She finds a memory, the memory of the exact moment she last saw her father, before he disappeared. That memory leads her to Camaztoz, the evil planet where her father is trapped. A planet run by an evil mind known as the IT.
As the planet changes into obstacle after obstacle, Meg and Calvin are separated from Charles Wallace. And after a harsh battle with the darkness, Calvin gives Meg one of the best lines that any insecure person could be given, “You don’t know how incredible you are.”
After they find Charles Wallace, they face a strange encounter with a red eyed man who claims to know Meg’s father. Calvin and Charles trust him, but Meg is not so sure. She listens to her instinct and focuses on her goal.
They had traveled to Camaztoz, to find her father, but the IT wants something too, Charles Wallace and his brilliant mind.
Meg watches her brother fall to darkness and enters a realm where the path is no longer visible. Still, she is determined to find her father, and uses her will, and the gift of the unseen (given by Mrs. Who) to climb the impossible staircase leading to her father.
When she finds him, she finally lets herself cry, allowing all the grief to wash away, but the battle isn’t over. The IT has her brother, Charles Wallace, and only Meg can save him.
While her father and Calvin manage to get away, Meg refuses to go with them. She would never leave her brother.
I will not lie, the final battle in this version of the story is brutal. The IT speaks harsh words through Charles Wallace, and tosses Meg like a rag doll.
But Meg is determined to save her brother.
What does she have that the IT doesn’t? What can she do to save her brother?
She loves him.
As the IT continues to use her brother against her, Meg screams at him, “You love me Charles Wallace, and I deserve to be loved!”
It is that declaration that brings her brother back, and destroys the IT entirely. Charles rushes to his sister as the evil mind bursts into light.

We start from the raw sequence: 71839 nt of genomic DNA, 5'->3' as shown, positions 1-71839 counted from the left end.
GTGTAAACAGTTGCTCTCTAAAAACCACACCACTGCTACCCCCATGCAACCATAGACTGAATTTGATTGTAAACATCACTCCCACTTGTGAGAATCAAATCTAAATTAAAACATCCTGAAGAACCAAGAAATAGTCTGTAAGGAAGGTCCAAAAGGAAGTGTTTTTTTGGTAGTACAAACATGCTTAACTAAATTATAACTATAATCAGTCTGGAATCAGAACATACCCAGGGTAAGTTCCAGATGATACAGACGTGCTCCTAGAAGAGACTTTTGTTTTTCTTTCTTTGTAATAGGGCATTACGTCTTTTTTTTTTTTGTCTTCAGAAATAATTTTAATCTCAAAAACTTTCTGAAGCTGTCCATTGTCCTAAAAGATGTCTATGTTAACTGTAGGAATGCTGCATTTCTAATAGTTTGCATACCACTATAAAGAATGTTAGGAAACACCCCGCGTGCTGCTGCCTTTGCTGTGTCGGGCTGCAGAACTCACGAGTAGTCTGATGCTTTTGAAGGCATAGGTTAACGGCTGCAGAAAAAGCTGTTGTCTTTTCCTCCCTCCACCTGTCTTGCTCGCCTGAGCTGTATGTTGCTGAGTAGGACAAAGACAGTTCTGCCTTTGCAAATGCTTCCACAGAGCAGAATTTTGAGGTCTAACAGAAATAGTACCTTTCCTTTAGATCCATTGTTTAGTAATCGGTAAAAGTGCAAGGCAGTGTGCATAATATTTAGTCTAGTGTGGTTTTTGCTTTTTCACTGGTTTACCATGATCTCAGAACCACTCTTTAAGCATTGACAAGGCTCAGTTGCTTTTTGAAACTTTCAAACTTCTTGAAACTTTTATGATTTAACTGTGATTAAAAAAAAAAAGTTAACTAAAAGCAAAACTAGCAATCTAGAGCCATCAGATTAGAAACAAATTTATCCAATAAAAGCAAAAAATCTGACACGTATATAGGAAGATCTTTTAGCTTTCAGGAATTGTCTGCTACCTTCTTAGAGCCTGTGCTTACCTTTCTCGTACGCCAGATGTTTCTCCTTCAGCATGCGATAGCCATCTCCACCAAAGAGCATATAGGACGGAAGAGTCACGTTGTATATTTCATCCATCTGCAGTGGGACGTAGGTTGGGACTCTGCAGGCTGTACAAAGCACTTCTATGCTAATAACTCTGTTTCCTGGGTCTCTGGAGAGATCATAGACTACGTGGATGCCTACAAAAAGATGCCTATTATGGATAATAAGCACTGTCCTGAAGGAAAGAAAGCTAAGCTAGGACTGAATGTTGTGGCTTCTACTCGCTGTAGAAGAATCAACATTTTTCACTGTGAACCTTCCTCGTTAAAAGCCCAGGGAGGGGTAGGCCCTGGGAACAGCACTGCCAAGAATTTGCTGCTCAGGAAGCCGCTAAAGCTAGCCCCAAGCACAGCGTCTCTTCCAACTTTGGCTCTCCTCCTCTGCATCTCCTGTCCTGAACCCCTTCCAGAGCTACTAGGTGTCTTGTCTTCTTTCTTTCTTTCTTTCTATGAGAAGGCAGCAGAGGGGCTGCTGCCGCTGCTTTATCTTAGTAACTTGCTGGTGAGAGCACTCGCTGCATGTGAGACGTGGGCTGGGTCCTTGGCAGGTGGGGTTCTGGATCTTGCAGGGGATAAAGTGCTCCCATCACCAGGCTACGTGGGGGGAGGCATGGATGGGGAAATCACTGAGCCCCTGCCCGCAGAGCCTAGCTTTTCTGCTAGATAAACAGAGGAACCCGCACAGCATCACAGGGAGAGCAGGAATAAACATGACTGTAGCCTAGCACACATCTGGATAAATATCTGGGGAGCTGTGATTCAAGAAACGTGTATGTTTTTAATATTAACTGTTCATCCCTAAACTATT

Mrs. Who, Mrs Which and Mrs Whatsit return, and they congratulate Meg on her success. She knows her own brilliance now, and she is able to lead them with no pain. She has become a warrior.
She returns home, and brings her father to her mother, and thanks Calvin for taking the journey with her.
As she watches the happy scene of her family reunited she whispers, “Thank you” to the universe.
So how did I react to this story? With my entire heart.
I have been fighting a battle with darkness for a long time. My brother’s Autism.
We all have fights with siblings, and we get angry at them. We tell them that they hurt us. Autistic siblings don’t always understand this, and that has been a struggle for me my whole life. Meltdowns, harsh words and lack of empathy.
Confused and lost, I shut myself away from others.
I was like Meg, closed off, sad and angry. And yes, I was bullied like Meg was too.
So many kids are mistreated in school, and that can scar them for life. I hope they all draw inspiration from Meg in this film.
There are times when I must remember, the Autism is not my brother. He doesn’t always understand. And yes, I love him. I love him deeply, and I would never leave him behind. But I have a right to speak up for myself too.
I was with Meg on that battlefield screaming those words, and I left the movie theatre with a newfound strength. I had become a warrior.
The Murrys are a wonderful family, and not without their faults. But faults can save us. Meg’s faults saved her.
While the IT told her all that was wrong with her, Meg proudly stated that she was all that and more.
The Murrys all possess a powerful love for each other that transcends time and space. Love is the frequency that binds them together, no matter where they are.
My family and I have been told how amazing it is that we stick together. We do because we have that love.
There is no book on Autism, and there is no direct type of Autism. It is still a mystery, but that mystery is just a part of my family and my life.
We all have the ability to love beyond faults. We all have the ability to see beyond labels.
I don’t care what the critics say about this movie. I thought it was beautiful. The diverse cast was amazing and most importantly, the message hit home.
It’s all about the power of love, and how it reaches no matter where you are. It’s universal and beautiful. Love can overcome anything.